Later that decade, clients embraced radical new concepts like “online transaction processing,” and IBM technology even helped send men to the moon to allow both computing, and mankind, to go places neither could have gone before.  But at the time, it wasn’t obvious.  It was a market in the making.

Iwata explained, now flashing forward to the fall of 2008, another inflection point.

In the Smarter Planet agenda, we saw a similar pattern.  Despite the market fallout two years ago, we’ve witnessed a continued explosion in technology, much of it even now disposable, and with that an explosion of data in form, type, and speed.  New workloads, new applications — we had to develop a different vocabulary to be able to explain it both to ourselves, and to our customers.

Two years ago, we set out to make a new market, one that would open opportunities for IBM, our partners, and our customers.  We set out to modernize the understanding of IBM’s differentiation, to demonstrate IBM’s relevance to what people cared about, to take a leadership stance at a time the world was calling out for it.

But it almost didn’t happen.

When that global financial crisis hit, we hit pause, briefly, waiting for the next Great Depression…Panic…Uncertainty…All heading into a presidential election.  But as the fallout of the crisis settled in, IBM CEO Sam Palmisano hit “play” and introduced the ideas behind what drives a smarter planet at a speech before the Council on Foreign Relations.

That was two years ago this week.

It wasn’t introducing a new marketing campaign, explained Iwata.  IBM was initiating a conversation with the world to forge a shared belief.  What do you need to believe something, Iwata asked the audience in Barcelona? Facts.  Data. Evidence.

In Palmisano’s speech, the word “IBM” never appeared once.  In the advertisements and editorials that began to emerge as part of the campaign, the focus was on the evidence, the data, the proof of the gathering storm that indicated the new market was emerging, but it was one represented not by IBM-speak, but rather by business-changing facts emblematic of what IBM customers were doing to improve their businesses and, in turn, the world.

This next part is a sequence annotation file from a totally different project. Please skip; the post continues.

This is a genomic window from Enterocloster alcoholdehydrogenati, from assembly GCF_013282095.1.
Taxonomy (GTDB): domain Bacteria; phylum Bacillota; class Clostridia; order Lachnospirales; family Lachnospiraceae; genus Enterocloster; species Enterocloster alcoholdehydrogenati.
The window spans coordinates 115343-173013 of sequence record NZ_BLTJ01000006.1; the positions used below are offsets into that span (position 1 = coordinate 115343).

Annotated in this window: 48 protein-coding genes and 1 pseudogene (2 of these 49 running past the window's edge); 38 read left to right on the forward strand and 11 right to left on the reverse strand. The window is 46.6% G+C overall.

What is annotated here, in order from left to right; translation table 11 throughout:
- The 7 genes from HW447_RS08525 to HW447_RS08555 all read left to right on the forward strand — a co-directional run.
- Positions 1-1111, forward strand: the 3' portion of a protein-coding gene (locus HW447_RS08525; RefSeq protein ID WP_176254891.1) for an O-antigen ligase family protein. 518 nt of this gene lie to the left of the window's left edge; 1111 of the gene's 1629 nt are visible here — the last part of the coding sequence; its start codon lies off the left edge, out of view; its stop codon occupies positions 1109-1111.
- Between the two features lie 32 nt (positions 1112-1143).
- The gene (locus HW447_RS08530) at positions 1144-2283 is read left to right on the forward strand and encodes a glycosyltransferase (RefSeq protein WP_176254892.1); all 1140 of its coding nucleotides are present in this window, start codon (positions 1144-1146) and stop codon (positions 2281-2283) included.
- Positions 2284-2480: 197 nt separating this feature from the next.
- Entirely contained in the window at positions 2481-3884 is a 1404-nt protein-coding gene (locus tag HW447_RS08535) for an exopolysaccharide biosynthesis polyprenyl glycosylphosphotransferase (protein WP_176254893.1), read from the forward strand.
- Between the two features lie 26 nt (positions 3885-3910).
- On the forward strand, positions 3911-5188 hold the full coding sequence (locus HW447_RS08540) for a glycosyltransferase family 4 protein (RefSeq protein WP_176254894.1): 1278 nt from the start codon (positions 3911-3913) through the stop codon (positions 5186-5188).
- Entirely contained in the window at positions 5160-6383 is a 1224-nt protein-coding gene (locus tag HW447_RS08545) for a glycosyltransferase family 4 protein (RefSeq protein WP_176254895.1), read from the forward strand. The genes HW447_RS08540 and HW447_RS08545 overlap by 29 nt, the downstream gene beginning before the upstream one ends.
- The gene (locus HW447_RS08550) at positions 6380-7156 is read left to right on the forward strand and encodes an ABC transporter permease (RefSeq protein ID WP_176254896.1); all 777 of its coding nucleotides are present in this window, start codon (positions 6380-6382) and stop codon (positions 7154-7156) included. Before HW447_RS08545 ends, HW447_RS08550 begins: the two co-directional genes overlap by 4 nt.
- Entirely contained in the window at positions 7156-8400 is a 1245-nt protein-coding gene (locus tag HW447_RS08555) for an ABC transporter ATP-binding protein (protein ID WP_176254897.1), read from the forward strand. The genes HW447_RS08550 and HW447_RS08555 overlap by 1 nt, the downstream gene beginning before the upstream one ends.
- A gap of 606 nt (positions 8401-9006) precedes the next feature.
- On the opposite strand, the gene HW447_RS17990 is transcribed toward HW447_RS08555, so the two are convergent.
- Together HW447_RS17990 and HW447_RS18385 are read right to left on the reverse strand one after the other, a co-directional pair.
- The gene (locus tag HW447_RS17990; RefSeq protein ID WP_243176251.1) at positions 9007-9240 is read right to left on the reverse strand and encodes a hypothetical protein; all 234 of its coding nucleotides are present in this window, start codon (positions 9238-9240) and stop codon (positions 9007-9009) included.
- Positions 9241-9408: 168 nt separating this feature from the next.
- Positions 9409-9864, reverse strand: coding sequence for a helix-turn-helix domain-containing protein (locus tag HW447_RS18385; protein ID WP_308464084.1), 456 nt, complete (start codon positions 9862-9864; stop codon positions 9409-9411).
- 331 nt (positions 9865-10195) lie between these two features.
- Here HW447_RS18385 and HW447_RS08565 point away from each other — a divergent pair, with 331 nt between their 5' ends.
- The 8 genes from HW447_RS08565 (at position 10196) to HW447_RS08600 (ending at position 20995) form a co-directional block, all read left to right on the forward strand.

The results: Two years later, 85% of IBM clients would consider IBM as a key partner having had prior knowledge of the smarter planet agenda.

Yes, it creates a more favorable selling environment, conceded Iwata.  But as IBM enters the third year of making this new market, even our friends at Gartner suggest that the smarter planet agenda is doing something more, is enabling IBM to stake a claim to a significant role in business and societal transformation.

Now, we’re providing client and partner references with hard facts, and lessons learned.  We’re helping clients understand the “how to’s” of building smarter systems.  We’re developing clearer paths to value, and we’re focused on quantifying outcomes, often via industry-specific measures.

We’re building progressive paths to provide clear roadmaps and to help partners chart outcomes and quantified value for their clients.  And we’re showcasing some of our most progressive clients, as well as using the social, digital eminence of IBM experts (by industry, technology, and so on) to reach out and demonstrate that value and make those experts accessible to the marketplace.

We’re making a new market, admittedly…but we’re trying to build a better world in the process.